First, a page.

The Kingdom of God is the establishment of the only just judge upon his rightful throne; it’s the renunciation of all other false gods in order to enthrone the one true triune God, the creator of all things. In the final future, under the rule of the only legitimate God, Satan will ultimately have to concede his defeat–which already occurred in Christ’s resurrection–and sickness, sin, poverty, and death will cease. In the final future, the leaves of the tree will be used for the healing of the nations and nothing accursed will be found anymore.
The Kingdom of God is actualized through God’s power at work both within and beyond us. As Christians, we’re called to partner with and participate in God’s ongoing work of restoration within the world. We do this by learning to surrender our lives to God as a living sacrifice and by learning to live with the same mindset that Christ incarnate had–placing the interests and good of others before our own self-interest (Philippians 2). As followers of Christ, we’re told in Romans 8 that we will be joint-heirs with Christ if we are co-sufferers with Christ. Therefore, choosing the interest of others before our own self-interest, participating in God’s ongoing work of restoration through co-suffering with Christ, and living sacrificially by loving justice, showing mercy, and walking humbly with God are all ways that we partner with God in ushering the Kingdom on earth as it is in heaven.
In light of this, Paul encourages us to understand our present pains as a refining glory, as part of what it means to be transformed into new creations, as a piece of being conformed into the likeness of Christ. The Spirit gives us a “foretaste” of future glory. Perhaps this can help us understand that we have not yet experienced the fullness of the glory or justice of God. Therefore, if what we have experienced in the Holy Spirit is only a foretaste, then we can conclude that the Christian life does not end with our experience of salvation but rather just begins. The foretaste is meant to point us to the future and give us hope as we suffer and struggle in the present. We, with creation, groan and long for our bodies to be released from sin and suffering (death and decay).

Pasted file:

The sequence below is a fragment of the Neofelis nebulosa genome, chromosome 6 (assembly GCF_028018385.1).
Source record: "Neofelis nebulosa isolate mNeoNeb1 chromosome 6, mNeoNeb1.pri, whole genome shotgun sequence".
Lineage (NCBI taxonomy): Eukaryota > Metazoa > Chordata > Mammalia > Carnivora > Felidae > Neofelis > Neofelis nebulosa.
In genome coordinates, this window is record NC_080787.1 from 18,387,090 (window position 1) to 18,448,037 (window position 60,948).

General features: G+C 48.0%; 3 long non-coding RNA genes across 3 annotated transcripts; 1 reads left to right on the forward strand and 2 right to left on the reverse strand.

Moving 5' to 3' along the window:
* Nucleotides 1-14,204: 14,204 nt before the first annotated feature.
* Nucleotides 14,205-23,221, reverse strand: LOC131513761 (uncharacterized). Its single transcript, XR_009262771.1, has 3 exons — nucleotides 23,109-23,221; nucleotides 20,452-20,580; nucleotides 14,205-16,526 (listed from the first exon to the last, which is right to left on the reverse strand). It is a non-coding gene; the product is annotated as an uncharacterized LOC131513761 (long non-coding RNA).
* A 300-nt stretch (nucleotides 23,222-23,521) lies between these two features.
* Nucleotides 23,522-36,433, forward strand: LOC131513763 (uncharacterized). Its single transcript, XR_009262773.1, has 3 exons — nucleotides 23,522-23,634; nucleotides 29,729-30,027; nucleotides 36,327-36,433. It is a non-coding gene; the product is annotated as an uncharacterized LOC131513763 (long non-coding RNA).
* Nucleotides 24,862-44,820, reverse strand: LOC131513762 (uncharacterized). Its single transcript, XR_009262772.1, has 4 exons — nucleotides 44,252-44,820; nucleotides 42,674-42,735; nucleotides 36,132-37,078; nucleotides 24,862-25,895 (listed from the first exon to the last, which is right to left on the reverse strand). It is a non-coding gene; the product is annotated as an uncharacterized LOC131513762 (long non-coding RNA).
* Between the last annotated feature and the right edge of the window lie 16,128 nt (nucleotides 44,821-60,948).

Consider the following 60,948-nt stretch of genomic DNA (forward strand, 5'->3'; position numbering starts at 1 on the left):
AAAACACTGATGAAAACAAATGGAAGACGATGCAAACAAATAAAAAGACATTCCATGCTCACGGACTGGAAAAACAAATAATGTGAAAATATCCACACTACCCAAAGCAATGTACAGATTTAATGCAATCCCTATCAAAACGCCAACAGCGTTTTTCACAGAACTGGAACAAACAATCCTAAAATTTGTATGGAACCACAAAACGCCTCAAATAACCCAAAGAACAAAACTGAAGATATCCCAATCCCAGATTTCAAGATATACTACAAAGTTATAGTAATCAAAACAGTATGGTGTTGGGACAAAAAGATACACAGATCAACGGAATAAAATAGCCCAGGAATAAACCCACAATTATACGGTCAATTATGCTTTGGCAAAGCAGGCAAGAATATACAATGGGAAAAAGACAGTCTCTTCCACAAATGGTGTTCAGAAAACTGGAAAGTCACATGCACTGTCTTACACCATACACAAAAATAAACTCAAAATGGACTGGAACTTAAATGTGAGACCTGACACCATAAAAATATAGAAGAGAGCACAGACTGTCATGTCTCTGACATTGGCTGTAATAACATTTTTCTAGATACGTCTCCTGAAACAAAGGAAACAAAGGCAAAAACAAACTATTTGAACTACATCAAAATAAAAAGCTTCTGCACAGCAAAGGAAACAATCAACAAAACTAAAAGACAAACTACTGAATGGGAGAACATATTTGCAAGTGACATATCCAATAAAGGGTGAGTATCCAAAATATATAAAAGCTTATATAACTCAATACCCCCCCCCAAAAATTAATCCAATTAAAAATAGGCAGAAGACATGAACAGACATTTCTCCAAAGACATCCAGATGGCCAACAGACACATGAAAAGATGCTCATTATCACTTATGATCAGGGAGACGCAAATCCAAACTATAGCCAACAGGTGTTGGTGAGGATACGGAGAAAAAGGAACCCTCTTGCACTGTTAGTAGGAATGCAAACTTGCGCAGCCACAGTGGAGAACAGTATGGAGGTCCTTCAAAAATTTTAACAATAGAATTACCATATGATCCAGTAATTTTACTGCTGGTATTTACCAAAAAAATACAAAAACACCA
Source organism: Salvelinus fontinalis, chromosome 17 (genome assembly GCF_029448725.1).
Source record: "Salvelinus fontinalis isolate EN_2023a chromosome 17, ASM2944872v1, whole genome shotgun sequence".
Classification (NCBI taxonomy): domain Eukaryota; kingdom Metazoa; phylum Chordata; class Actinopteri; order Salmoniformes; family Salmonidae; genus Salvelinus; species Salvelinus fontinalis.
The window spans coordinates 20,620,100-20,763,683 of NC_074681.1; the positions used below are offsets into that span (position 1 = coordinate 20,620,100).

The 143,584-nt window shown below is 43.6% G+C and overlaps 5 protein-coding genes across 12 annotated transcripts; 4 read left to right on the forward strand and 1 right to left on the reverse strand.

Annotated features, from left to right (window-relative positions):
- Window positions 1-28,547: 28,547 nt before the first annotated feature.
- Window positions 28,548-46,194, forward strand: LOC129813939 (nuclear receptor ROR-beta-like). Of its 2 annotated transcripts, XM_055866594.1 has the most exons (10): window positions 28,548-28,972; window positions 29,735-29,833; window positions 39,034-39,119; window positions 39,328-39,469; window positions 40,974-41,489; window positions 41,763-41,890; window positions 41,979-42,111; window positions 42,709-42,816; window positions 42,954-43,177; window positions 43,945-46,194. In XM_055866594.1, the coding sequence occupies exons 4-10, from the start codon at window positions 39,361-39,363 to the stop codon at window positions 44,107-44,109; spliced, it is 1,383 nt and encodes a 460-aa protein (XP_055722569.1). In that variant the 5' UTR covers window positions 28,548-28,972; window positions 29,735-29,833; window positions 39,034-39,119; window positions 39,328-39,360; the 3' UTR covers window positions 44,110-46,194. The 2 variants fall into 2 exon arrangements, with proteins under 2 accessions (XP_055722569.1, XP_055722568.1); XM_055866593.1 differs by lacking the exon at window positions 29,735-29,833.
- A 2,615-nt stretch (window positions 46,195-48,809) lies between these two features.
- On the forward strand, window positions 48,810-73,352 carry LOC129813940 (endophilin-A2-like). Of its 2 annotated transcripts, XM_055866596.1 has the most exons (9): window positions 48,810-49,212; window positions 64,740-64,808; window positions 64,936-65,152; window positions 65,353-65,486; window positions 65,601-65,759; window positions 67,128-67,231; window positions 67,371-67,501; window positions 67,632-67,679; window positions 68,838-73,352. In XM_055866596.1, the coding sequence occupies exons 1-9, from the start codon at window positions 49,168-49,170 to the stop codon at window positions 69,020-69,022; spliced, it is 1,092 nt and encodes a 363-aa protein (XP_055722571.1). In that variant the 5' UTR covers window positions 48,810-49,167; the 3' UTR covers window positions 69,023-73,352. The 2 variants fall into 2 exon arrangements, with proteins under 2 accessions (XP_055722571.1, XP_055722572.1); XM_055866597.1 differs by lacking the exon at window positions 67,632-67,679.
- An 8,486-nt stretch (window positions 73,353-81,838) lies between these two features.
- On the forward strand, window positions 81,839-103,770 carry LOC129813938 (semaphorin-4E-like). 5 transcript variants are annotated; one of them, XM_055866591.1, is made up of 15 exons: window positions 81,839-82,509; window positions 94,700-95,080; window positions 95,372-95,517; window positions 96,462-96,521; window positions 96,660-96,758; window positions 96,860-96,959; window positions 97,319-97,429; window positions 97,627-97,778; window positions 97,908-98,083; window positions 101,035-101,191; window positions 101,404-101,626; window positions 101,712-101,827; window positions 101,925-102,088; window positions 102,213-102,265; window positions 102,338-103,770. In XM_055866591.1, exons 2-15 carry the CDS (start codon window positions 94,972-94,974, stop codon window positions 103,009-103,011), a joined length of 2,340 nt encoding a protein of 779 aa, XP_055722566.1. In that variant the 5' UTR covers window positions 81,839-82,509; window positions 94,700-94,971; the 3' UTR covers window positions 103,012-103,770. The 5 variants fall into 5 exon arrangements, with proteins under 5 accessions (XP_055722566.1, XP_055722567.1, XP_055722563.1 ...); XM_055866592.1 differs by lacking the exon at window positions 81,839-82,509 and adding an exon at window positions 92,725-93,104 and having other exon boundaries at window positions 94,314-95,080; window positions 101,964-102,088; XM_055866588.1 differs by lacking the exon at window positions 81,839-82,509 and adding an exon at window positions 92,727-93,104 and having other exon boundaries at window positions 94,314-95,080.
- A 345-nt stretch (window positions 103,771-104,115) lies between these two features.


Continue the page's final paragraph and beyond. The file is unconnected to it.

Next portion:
The Holy Spirit empowers the oppressed and enables those of us living under the weight of oppression and injustice to affirm both our humanity and dignity in the face of systems and structures which seek to strip us of them daily. The Spirit provides substance for our sojourn and undergirds this theology of the Kingdom. This theology reminds me that in spite of evil manifesting itself in individuals, particularly through isms (racism, sexism, classism, ethnocentrism, nationalism, militarism, etc.), that we wrestle not against flesh and blood, but against principalities, powers, and spiritual wickedness in high places.
This theology also connects me to a broader tradition, a remnant of believers, rooted in and compelled by Luke 12:4. This tradition reassures me of the temporal authority of the powers that be, it reminds me that following Christ means bearing my cross daily, going beyond my sight, and being willing to endure crucifixion for the sake of the Kingdom. This theology of the Kingdom and the communion of saints who have emerged from it, hold me accountable. They reaffirm the essential nature of walking by faith, in the power of the Spirit, and living unashamedly for Christ, despite the personal cost.